Monson was born on August 21, 1927, in Salt Lake City, Utah to G. Spencer Monson (1901–1979) and Gladys Condie Monson (1902–1973).[6] The second of six children, he grew up in a "tight-knit" family—many of his mother's relatives living on the same street and the extended family frequently going on trips together.[7] The family's neighborhood included several residents of Mexican descent, an environment in which he says he developed a love for the Mexican people and culture.[8] Monson often spent weekends with relatives on their farms in Granger (now part of West Valley City), and as a teenager, he took a job at the printing business that his father managed.[7]

Biography

Contents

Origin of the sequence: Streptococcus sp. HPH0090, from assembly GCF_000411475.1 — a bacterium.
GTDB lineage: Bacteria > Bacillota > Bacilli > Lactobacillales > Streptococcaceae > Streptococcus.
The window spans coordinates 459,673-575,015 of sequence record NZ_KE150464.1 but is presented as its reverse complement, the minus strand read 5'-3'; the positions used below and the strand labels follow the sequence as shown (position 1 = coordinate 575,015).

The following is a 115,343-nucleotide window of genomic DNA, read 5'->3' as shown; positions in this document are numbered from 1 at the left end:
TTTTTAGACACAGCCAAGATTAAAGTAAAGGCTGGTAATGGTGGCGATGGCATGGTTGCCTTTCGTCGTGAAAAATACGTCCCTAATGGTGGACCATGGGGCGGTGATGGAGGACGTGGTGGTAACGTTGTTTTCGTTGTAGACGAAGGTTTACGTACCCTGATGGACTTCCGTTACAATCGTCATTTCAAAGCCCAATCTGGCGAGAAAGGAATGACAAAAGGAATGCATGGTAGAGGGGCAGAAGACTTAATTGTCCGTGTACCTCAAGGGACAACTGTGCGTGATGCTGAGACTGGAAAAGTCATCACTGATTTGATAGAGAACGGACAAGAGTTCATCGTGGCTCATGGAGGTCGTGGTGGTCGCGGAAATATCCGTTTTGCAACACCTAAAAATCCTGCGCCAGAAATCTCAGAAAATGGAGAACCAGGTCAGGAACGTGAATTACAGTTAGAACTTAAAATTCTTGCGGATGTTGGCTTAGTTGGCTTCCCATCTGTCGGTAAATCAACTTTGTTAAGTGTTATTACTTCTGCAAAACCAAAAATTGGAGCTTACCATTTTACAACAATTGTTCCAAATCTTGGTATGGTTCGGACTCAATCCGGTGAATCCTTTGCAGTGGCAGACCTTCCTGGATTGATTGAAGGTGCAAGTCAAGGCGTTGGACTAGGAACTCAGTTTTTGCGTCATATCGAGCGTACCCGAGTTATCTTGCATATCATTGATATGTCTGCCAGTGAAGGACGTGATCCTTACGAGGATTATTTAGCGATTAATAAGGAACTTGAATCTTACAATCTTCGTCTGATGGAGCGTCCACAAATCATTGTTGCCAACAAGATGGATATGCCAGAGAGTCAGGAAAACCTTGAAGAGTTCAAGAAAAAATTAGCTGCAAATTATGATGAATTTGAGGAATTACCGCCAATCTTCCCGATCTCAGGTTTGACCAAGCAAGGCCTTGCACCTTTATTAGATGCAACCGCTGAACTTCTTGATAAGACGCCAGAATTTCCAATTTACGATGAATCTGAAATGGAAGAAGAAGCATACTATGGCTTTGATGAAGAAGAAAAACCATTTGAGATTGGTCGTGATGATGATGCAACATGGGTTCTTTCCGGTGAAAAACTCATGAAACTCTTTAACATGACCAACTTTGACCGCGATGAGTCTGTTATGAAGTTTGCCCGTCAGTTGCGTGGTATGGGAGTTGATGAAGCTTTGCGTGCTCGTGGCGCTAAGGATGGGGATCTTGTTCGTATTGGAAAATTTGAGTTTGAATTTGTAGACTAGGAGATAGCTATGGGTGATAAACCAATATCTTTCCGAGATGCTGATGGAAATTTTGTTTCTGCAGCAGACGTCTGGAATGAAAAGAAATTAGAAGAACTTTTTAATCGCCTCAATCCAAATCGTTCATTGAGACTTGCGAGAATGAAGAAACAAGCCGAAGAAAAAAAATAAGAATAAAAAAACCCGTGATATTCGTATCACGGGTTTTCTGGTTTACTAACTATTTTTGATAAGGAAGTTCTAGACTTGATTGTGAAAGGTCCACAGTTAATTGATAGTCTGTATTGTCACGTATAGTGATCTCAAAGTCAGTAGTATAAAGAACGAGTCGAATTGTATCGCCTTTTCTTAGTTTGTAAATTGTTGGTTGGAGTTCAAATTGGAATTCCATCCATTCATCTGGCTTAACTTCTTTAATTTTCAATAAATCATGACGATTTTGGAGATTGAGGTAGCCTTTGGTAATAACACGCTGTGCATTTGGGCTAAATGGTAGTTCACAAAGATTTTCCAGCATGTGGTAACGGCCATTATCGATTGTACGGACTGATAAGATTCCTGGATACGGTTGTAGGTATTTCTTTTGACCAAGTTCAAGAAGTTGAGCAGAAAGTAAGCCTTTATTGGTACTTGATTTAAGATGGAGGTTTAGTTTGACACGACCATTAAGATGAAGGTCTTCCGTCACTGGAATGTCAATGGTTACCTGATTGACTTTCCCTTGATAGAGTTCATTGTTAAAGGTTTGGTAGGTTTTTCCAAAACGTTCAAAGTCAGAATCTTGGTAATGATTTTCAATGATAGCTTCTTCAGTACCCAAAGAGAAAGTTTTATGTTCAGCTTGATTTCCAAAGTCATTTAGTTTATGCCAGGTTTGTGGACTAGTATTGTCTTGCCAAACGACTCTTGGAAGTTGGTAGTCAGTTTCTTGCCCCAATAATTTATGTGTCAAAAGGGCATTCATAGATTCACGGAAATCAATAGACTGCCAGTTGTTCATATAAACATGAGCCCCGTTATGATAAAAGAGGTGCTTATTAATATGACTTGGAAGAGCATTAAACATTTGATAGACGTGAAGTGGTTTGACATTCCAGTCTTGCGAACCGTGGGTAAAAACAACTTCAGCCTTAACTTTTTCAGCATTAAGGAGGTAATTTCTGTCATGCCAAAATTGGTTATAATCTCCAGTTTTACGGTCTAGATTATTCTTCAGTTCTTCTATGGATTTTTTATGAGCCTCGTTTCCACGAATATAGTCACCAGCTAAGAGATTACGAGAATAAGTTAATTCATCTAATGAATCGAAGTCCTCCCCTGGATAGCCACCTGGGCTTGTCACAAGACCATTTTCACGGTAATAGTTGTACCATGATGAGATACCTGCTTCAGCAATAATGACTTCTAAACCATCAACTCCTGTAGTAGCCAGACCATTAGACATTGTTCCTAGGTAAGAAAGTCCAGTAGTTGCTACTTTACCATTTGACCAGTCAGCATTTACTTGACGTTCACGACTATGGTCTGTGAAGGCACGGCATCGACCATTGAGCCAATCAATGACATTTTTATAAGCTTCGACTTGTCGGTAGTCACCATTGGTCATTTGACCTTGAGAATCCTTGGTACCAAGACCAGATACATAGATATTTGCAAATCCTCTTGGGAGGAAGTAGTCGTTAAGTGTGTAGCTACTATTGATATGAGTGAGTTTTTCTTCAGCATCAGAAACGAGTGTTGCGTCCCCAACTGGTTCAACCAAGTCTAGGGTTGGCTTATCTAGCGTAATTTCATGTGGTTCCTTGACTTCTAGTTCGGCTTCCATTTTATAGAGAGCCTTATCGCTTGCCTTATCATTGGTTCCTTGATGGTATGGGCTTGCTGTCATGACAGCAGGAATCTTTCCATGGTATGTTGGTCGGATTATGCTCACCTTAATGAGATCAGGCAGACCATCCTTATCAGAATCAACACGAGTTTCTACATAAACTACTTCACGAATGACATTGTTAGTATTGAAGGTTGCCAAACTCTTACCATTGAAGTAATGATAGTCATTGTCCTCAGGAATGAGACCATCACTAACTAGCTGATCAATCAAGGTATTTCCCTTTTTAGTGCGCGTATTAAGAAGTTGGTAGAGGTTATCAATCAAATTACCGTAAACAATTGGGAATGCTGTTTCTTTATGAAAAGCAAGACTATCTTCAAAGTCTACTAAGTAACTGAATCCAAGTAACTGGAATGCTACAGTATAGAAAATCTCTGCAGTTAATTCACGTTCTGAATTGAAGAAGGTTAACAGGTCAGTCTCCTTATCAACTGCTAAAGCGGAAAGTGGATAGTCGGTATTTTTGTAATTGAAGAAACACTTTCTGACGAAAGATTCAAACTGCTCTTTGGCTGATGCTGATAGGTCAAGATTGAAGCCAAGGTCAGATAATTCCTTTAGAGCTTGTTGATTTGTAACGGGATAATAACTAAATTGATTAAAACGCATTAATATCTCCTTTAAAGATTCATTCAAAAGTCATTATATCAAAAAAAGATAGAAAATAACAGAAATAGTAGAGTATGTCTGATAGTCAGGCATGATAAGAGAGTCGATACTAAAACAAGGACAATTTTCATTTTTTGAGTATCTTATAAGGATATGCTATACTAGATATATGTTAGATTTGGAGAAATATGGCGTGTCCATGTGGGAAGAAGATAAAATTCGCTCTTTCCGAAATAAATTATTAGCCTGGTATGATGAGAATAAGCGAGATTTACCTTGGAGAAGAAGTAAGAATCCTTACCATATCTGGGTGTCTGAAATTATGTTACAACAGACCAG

• Biography 1
    • Young adulthood and local church leadership 1.1
    • Apostleship 1.2
    • Positions with for-profit Latter-day Saint businesses 1.3
    • Non-Latter-day Saint business positions 1.4
    • Non-Latter-day Saints community leadership positions 1.5
    • First Presidency 1.6
    • Church President 1.7
  • Legacy 2
    • Temple dedications 2.1
    • Volunteer work 2.2
    • Political activism 2.3
    • Awards and recognition 2.4
  • Publications 3
    • Biography 3.1
  • See also 4
  • References 5
  • Further reading 6
  • External links 7

Monson is chairman of the Boards of Trustees/Education of the Church Educational System, and was appointed by Ronald Reagan to the U.S. President's Task Force for Private Sector Initiatives. Monson married Frances Beverly Johnson Monson in the Salt Lake Temple in 1948 and they are the parents of three children. Frances Monson died on May 17, 2013.[5]

[4]